It’s summertime and there’s really not all that much to talk about. Nobody gives a shit about baseball. A guy knifing his own jersey is the biggest story of the season. The Olympics are approaching but the USA Basketball team will run through its opponents quicker than Brazilian prostitutes run through their government-appointed condoms. Michael Phelps will add a few more gold medals to hang around his water bong and some currently unknown US gymnast will become a household name.
That’s about it.
We’ve got forty more days and nights until football starts so let’s talk a little music.
As you recall, Part I of my summer concert series started in NYC where I saw a little-known yet funkifiably, fantastic hip-hop act called People Under The Stairs. Don’t be disappointed for Part II doesn’t involve a concert at all but rather a conversation over a bar about one of the most prolific pop acts of all-time: Hall and Oates.
Some kids walked into the pub the other day and by kids, I mean they were in their late twenties-early thirties.
Two of them had heard of Hall & Oates, even seen them perform in concert. The other, the only male in the group, had not, which I suppose is a pretty good ratio. If you randomly polled the next 100 people you met, do you think that two-thirds of them would have heard of Hall & Oates? I’m guessing that answer would probably be yes, regardless of age or gender but I could be mistaken.
In the past, oddly enough, I’ve written about another disturbing soul who had never heard of Hall and Oates. The band has somehow become Marty McFly’s fading brother and sister at the end of Back to the Future.
I mean, we are talking one of rock music’s most popular duos that released hit after gold-plated hit in the late 1970s and 80s. According to Wikipedia, the source for all things unverifiable, Hall and Oates are the third best-selling duo ever, behind the Carpenters and I’m guessing Simon and Garfunkel. They had six number one hits. Billboard listed them in their top 15 greatest artists of all-time which is a stretch but their mark on modern pop music is undeniable and most certainly recognizable, not to mention Darryl Hall has perhaps the most soulful voice God ever gave a white man.
There was a point in the early 80s when basically every song H&O released was a smash hit. Yet this gentleman who sat at my bar could barely name one of their songs. I began playing some of their music over the house speakers at which point he eventually nodded his head, acknowledging he had heard the songs but if I asked him to pick them out of a lineup or even name a title of one of the songs, it wasn’t happening. To this kid’s defense, he was raised in Utah but the Beehive State is no third world country. I mean, they do have radios there, right? Even the aforementioned Brazilian prostitutes are probably slipping some Sara Smile onto their transistor radios before convincing their tricks to perform sex acts they’ll eventually regret.
Which got me thinking of another conversation I had many years ago, not about Brazilian hookers but about which bands will be remembered fifty, one hundred or one hundred-fifty years from now, which ones would stand the test of time. This particular friend with whom I had the conversation swore up and down that, of all the great rock acts of this generation and last, Pink Floyd would be the one most remembered. I disagreed.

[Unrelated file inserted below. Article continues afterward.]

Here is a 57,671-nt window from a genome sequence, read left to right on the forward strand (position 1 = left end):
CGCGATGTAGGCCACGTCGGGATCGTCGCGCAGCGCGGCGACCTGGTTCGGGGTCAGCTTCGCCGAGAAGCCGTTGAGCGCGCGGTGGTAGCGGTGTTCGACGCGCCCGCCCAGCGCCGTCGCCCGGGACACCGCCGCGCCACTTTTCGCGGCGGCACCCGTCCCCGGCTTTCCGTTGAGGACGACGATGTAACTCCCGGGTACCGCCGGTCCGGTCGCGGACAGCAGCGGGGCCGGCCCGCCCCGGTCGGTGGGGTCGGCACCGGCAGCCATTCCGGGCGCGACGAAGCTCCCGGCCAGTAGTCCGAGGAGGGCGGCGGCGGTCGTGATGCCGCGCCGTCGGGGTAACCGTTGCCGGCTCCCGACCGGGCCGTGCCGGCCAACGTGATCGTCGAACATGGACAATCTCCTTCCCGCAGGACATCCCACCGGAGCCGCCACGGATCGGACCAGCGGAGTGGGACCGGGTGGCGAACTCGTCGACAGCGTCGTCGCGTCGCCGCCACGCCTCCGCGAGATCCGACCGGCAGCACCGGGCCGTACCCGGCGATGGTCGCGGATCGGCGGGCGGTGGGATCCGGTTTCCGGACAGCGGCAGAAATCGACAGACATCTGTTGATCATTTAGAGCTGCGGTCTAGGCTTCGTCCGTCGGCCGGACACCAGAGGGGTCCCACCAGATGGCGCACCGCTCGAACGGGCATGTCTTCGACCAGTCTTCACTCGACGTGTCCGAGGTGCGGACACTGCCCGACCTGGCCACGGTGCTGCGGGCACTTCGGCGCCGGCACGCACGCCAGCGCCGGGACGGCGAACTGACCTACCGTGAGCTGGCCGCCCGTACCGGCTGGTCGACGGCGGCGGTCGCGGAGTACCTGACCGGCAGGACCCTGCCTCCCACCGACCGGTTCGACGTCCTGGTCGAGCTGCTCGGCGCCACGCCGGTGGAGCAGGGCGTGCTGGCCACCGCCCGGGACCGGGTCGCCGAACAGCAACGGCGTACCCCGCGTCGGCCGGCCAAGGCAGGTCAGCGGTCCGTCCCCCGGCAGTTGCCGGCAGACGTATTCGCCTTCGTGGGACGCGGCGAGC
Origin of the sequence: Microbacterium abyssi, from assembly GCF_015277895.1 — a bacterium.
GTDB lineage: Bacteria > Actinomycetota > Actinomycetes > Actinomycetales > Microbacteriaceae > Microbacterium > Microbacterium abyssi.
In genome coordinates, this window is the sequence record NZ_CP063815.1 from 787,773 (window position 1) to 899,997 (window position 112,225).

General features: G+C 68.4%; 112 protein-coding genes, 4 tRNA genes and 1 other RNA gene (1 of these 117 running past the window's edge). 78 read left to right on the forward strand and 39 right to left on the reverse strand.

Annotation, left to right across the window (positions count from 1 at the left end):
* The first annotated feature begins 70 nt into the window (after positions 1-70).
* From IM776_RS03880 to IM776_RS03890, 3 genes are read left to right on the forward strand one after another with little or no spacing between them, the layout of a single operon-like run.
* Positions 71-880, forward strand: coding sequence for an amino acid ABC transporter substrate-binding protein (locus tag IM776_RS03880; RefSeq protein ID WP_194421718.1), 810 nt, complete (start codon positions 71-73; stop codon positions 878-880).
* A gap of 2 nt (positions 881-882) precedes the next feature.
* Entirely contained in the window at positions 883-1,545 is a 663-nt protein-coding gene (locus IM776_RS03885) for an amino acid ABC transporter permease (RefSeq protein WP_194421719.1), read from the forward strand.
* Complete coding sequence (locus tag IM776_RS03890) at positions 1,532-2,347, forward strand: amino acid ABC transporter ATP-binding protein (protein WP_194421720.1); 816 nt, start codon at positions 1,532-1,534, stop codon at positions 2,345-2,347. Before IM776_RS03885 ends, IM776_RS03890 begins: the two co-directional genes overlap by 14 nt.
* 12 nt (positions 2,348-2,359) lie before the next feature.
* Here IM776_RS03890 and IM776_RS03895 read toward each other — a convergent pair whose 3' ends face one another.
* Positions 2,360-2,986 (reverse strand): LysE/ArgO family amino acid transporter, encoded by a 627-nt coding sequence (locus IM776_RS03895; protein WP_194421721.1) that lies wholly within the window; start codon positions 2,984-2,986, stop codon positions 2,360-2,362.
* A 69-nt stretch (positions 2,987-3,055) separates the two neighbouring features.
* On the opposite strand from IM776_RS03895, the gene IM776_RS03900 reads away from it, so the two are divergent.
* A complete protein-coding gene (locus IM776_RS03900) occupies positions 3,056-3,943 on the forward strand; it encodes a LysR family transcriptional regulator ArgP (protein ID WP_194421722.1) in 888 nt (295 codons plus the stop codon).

Well, much to Darryl and John John’s dismay, apparently Hall and Oates won’t be making that list either.
When I play classics behind the bar to set a mood, Sinatra always resonates. So does most quality classic rock, i.e., Stones, Zeppelin, Doors, Otis Redding, Aretha, Stevie, Michael and countless others. But allow me to Marty McFly forward in our time machine and press play on the jukebox one hundred years from now. As difficult as this might be to forecast, which of these artists will still be playing? Whose contributions will be recognized and remembered? All? Some? None?
How will our greatest artists, singers and musicians stand the test of time? When I play Ray Charles’ I’ve Got A Woman, people start tapping their feet. It never fails. That song was recorded in 1954. That’s over 60 years ago and it is still going strong. Of course, the song was rejuvenated by the film Ray and Kanye West’s sample of it for Gold Digger but nonetheless, the song still kicks much ass.
How well will we honor our greatest audible art down the road? Personally, I can’t imagine a time where Don’t Stop ‘Til You Get Enough doesn’t make me want to get up and dance. I’ve noticed that song has the same effect on younger generations as well.
So who makes the cut and who gets left out in the cold?
The Mona Lisa is still hanging in the Louvre and is one of the most recognizable pieces of art in the world. She’s over 500 years old and is still turning heads. So maybe there’s hope for Hall & Oates after all.
Years ago, I saw some teenage girls screaming about a poster they had just bought. At first, I could only see them and not who was on the poster. I figured it had to be Bieber or whatever boy band was popular at the time.
They turned the poster around. On the front of it were four moppy-headed blokes that knew a thing or two about singing and songwriting. It was a poster of the Beatles.
Fortunately for humanity’s sake, some works of art are just timeless.